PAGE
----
SSDs – Performance, installation and reviews
If performance is what you require most from a laptop or desktop PC, one equipped with an SSD boot drive is the way to go. On average, for long sustained operations, an SSD drive writes data three times faster and reads data twice as fast as the fastest standard hard disk drive. The figures for activities undertaken at peak performance are even faster.
The installation of an internal 2.5-inch SSD drive (which all use the same SATA interface as a hard drive) in a desktop PC is easy if a caddy comes with the drive, allowing it to be installed in a 3.5-inch drive bay designed for 3.5-inch hard drives. A 2.5-inch SSD should be able to fit into any laptop that uses an SATA 2.5-inch hard disk drive.If you want to upgrade an ageing laptop, replacing its SATA hard drive with an SSD is running at least Windows 7 is a worthwhile thing to do. The SSD uses less power, therefore less battery power, runs much cooler and is much faster.
Note well that it is not guaranteed that a desktop PC or laptop that can run an SATA hard disk drive will also be able to run an SSD. For that reason, you should always check if a PC or laptop supports an SSD, especially if it is relatively old.
The Advisor Tool on crucial.com can tell you if your PC or laptop is SSD-compatible. The image below shows the results for the Asus P8b75-V desktop-PC motherboard. Both memory and SSDs are available for that motherboard.
Some SSD drives come with a 3.5-inch caddy (also know as a drive cage or enclosure) and some provide cloning software and an external hard-drive enclosure that is used to transfer the data on a hard disk drive to an SSD drive. If an SSD drive doesn’t come with any of that stuff and you need it, you’ll have to find your own alternatives, so, if you don’t want to search for them, make sure that they come with the drive. Free cloning software is available, often from the drive manufacturer’s website and elsewhere on the web.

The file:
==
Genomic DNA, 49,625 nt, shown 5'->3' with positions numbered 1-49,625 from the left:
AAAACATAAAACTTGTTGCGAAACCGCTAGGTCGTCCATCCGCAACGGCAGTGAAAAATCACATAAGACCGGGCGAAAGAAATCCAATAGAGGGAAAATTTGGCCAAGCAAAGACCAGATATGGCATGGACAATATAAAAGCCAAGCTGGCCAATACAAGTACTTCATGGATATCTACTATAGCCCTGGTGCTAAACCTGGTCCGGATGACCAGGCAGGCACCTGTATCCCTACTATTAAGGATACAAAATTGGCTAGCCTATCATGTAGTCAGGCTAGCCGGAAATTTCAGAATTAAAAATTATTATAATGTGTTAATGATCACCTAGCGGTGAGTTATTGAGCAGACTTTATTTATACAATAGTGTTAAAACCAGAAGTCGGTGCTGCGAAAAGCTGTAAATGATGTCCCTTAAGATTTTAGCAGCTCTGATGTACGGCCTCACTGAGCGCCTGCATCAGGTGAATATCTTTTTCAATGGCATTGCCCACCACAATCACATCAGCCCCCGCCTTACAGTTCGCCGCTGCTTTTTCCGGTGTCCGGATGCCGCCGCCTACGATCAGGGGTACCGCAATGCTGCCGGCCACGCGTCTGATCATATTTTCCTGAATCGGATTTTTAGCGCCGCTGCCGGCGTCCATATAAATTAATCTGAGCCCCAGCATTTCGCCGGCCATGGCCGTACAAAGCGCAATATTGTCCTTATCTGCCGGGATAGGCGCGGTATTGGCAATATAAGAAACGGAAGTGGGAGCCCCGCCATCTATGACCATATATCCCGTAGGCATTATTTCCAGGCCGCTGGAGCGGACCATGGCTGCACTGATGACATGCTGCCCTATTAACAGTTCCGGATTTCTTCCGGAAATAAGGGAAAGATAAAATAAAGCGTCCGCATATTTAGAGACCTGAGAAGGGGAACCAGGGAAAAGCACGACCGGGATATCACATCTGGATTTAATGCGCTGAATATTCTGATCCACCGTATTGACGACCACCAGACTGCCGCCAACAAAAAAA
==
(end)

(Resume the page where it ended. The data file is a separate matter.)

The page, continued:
Some laptop PCs come with a spare drive bay that allows the installation of an extra hard disk drive or SSD drive, but the installation can prove to be problematic. If so, it might be easier removing the optical CD/DVD drive and installing an SSD or hard drive in its drive bay.
Install A Hard Drive Or SSD In Your Notebook’s Optical Bay –
PCI Express (PCIe) SSDs and PCIe adapter cards for an M.2 SSD
PCI Express (PCIe) SSDs
Note that it is possible to buy a SSD in the form of a PCI Express adapter card, shown in the image above, that fits into a PCI Express Express slot on a computer’s motherboard relatively cheaply now compared to the thousands of $/£ they were priced at only in 2013.
The PCI Express 400GB Intel Series 750 Solid State Drive, shown above, was priced at £270 in September 2016 on Amazon UK. The following article provides information on the Intel SSDs that have relatively expensive 3D NAND chips at affordable prices.
PCI Express (PCIe) M.2 adapter cards
The image below shows a PCI Express (PCIe) adapter card for an M.2 SSD. An adapter card of this kind makes it possible to install an M.2 SSD if the motherboard does not provide an M.2 slot.
To install the M.2 SSD just plug it into the socket and screw it to the card with the single screw.
The image below shows an M.2 SSD adapter card that can host drives from lengths 2242 to 22110. Click on the image to view its full size.
For more information on the lengths and install keys of M.2 SSD drives visit the following page on this website.
Intel pushes 3D NAND to inexpensive SSDs [August 2016] –
“Intel’s new SSDs include the consumer 600p SSDs, which are priced at $69 for a 128GB model and $359 for a 1TB drive.”
Micron RealSSD P320h Review: A PCIe Drive Capable Of 3.2 GB/s [January 2013] –
The 350 and 700GB capacities, selling for $3,495 and $6,995.
Micron P420m SSD Review: 1.4 TB Of PCI Express-Attached Storage [September 2013] –